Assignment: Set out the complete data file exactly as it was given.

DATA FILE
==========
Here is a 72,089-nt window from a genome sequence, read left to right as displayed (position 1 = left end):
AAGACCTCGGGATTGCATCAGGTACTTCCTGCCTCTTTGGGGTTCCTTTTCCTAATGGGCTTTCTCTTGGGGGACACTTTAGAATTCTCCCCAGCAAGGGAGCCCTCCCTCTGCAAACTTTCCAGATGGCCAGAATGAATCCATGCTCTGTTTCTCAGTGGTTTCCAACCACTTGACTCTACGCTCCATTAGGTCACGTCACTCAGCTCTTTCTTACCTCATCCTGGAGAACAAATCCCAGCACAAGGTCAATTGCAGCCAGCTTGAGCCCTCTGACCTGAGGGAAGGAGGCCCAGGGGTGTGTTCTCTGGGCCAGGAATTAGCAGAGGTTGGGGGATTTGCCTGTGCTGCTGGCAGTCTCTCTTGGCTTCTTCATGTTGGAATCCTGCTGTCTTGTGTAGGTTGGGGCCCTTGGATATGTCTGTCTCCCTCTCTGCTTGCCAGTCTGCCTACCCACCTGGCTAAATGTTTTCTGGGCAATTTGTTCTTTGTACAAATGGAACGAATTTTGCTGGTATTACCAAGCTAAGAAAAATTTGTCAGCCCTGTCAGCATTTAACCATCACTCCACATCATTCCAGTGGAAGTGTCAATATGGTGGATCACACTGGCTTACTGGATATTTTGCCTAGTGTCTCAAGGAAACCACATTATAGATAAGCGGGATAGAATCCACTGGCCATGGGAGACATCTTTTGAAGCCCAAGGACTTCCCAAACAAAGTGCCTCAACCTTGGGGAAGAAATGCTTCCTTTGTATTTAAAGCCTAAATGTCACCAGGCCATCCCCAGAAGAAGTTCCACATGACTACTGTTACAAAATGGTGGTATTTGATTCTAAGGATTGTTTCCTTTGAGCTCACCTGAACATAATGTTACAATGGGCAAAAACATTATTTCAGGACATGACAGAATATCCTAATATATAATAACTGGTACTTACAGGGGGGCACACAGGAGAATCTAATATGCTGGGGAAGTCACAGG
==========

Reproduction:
Here is a 72,089-nt window from a genome sequence, read left to right as displayed (position 1 = left end):
AAGACCTCGGGATTGCATCAGGTACTTCCTGCCTCTTTGGGGTTCCTTTTCCTAATGGGCTTTCTCTTGGGGGACACTTTAGAATTCTCCCCAGCAAGGGAGCCCTCCCTCTGCAAACTTTCCAGATGGCCAGAATGAATCCATGCTCTGTTTCTCAGTGGTTTCCAACCACTTGACTCTACGCTCCATTAGGTCACGTCACTCAGCTCTTTCTTACCTCATCCTGGAGAACAAATCCCAGCACAAGGTCAATTGCAGCCAGCTTGAGCCCTCTGACCTGAGGGAAGGAGGCCCAGGGGTGTGTTCTCTGGGCCAGGAATTAGCAGAGGTTGGGGGATTTGCCTGTGCTGCTGGCAGTCTCTCTTGGCTTCTTCATGTTGGAATCCTGCTGTCTTGTGTAGGTTGGGGCCCTTGGATATGTCTGTCTCCCTCTCTGCTTGCCAGTCTGCCTACCCACCTGGCTAAATGTTTTCTGGGCAATTTGTTCTTTGTACAAATGGAACGAATTTTGCTGGTATTACCAAGCTAAGAAAAATTTGTCAGCCCTGTCAGCATTTAACCATCACTCCACATCATTCCAGTGGAAGTGTCAATATGGTGGATCACACTGGCTTACTGGATATTTTGCCTAGTGTCTCAAGGAAACCACATTATAGATAAGCGGGATAGAATCCACTGGCCATGGGAGACATCTTTTGAAGCCCAAGGACTTCCCAAACAAAGTGCCTCAACCTTGGGGAAGAAATGCTTCCTTTGTATTTAAAGCCTAAATGTCACCAGGCCATCCCCAGAAGAAGTTCCACATGACTACTGTTACAAAATGGTGGTATTTGATTCTAAGGATTGTTTCCTTTGAGCTCACCTGAACATAATGTTACAATGGGCAAAAACATTATTTCAGGACATGACAGAATATCCTAATATATAATAACTGGTACTTACAGGGGGGCACACAGGAGAATCTAATATGCTGGGGAAGTCACAGG